5. New reaction kinetics for a high-rate chemical bath deposition of the Zn(S,O) buffer layer for Cu(In,Ga)Se2-based solar cells (pages 534–542)

      Dimitrios Hariskos, Richard Menner, Philip Jackson, Stefan Paetel, Wolfram Witte, Wiltraud Wischmann, Michael Powalla, Linda Bürkert, Torsten Kolb, Mike Oertel, Bernhard Dimmler and Bettina Fuchs

      Article first published online: 31 JAN 2012 | DOI: 10.1002/pip.1244

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      The paper reports on a new reaction kinetics for the so-called chemical bath deposition of the zinc sulfide oxide Zn(S,O) buffer layer in Cu(In,Ga)Se2 (CIGS)-based solar cells. The new approach allows industrially relevant growth rates. Applying the high-rate Zn(S,O) buffer layer in CIGS/Zn(S,O)/(Zn,Mg)O/ZnO:Al devices, highly efficient small area solar cells up to 19.1% and 60 ×120 cm2 modules up to 13.1% were realized. I-V curve of a champion 60 × 120 cm2 Cu(In,Ga)Se2 module with a high-rate Zn(S,O) buffer (Aperture area efficiency ηap = 13.1%, VOC/cell = 653 mV, FF = 71.0%, jSC = 28.4 mA/cm2, Pmax = 83.7 W, Aperture area Aap = 6374 cm2).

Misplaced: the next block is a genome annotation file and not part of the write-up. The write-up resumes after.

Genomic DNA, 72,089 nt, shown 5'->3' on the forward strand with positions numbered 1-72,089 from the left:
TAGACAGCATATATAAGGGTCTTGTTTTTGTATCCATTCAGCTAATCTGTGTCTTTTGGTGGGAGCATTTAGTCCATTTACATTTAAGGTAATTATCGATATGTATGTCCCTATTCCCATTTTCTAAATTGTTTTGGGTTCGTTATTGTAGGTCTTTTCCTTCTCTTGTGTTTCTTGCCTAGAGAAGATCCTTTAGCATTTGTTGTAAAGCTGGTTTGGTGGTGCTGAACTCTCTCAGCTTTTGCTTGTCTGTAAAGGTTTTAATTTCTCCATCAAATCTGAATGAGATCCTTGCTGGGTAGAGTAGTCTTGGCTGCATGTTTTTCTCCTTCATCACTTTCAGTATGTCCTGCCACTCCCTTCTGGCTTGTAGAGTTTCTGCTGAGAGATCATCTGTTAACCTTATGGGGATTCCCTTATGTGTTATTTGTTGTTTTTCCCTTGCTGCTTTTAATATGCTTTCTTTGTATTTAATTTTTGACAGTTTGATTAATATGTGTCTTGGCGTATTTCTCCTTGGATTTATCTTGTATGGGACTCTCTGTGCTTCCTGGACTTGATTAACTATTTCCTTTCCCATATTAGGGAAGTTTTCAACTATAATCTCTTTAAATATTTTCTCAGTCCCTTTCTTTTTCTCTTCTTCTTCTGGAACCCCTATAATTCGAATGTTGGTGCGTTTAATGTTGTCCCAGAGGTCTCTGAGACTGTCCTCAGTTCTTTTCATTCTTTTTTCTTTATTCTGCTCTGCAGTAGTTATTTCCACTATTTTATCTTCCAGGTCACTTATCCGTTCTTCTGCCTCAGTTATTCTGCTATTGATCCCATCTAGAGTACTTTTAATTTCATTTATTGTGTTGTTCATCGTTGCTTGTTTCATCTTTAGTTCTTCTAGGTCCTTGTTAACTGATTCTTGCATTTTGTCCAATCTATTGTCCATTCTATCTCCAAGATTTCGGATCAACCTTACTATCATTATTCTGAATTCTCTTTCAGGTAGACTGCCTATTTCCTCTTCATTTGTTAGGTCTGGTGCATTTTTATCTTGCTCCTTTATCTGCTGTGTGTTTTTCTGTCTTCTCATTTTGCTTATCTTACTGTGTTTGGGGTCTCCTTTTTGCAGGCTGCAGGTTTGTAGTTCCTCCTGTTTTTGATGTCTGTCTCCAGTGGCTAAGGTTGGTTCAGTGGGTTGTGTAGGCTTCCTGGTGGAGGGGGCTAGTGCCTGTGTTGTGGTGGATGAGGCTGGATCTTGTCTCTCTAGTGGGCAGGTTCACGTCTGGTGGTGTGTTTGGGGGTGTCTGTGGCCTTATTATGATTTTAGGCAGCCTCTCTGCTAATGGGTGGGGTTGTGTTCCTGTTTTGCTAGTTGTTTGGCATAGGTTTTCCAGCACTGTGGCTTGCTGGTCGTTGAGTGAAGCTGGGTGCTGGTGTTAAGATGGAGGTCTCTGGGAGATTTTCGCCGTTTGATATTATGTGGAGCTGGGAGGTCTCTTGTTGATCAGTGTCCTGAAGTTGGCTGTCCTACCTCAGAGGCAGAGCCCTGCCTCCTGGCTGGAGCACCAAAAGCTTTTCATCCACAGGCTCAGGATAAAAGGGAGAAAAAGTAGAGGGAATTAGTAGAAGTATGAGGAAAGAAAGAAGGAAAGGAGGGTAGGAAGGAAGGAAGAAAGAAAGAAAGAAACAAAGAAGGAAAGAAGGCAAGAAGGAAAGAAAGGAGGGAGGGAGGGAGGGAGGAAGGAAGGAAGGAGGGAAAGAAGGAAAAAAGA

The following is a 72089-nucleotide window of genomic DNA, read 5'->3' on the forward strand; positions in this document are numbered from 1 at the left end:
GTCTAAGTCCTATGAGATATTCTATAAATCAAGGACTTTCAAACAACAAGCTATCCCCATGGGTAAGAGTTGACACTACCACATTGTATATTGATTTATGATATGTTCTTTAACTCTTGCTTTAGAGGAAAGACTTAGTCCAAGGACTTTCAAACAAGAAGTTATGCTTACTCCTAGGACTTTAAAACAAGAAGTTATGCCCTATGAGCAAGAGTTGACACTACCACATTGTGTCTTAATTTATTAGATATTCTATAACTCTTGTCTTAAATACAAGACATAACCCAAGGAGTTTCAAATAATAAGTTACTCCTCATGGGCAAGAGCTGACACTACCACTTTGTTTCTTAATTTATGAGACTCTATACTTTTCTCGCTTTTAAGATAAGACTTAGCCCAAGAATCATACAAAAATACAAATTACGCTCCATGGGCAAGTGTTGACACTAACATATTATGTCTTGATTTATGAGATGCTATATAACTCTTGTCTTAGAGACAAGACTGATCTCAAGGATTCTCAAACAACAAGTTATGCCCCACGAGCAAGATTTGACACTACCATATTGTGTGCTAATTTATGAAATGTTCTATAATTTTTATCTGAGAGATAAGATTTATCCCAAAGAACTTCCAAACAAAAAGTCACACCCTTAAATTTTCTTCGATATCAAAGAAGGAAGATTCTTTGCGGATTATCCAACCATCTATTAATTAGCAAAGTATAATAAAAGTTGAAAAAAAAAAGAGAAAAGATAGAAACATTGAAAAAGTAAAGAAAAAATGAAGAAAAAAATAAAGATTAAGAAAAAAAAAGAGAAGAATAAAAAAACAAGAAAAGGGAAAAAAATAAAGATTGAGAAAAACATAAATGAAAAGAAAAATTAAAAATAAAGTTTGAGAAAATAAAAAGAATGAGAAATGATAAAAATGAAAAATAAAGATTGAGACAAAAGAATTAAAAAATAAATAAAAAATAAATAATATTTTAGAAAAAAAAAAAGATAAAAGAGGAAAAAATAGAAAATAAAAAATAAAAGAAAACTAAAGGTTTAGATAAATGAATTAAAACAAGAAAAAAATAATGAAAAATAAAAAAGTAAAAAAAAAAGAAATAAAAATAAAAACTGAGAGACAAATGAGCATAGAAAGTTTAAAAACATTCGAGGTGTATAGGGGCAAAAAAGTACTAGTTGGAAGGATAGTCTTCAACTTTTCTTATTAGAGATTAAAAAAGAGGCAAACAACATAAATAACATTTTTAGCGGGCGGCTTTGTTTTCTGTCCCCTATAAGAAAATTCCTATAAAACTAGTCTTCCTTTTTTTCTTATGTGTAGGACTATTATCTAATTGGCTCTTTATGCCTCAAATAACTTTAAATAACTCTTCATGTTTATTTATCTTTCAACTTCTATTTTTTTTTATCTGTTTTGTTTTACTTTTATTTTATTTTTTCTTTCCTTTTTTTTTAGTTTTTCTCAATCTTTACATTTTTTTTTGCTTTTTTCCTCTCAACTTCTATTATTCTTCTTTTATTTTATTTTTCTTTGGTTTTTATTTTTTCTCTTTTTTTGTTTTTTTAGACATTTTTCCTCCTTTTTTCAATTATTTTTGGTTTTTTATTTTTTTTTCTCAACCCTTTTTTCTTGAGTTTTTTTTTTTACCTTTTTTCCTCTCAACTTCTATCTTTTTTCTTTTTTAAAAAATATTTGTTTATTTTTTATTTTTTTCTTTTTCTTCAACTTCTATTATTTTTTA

6. Reaction routes for the synthesis of CuInSe2 using bilayer compound precursors (pages 543–556)

      R. Krishnan, D. Wood, V. U. Chaudhari, E. A. Payzant, R. Noufi, S. Rozeveld, W. K. Kim and T. J. Anderson

      Article first published online: 3 JUL 2012 | DOI: 10.1002/pip.2262

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      The bilayer compound precursor structure γ-In2Se3/β-Cu2Se was shown to be effective in synthesizing CuInSe2. The addition of CuSe or its formation through establishing a higher Se pressure resulted in a peritectic decomposition reaction to liquid phase assist growth. Rate parameters for the first-order diffusion process were estimated by following the reaction extent using high-temperature X-ray diffraction.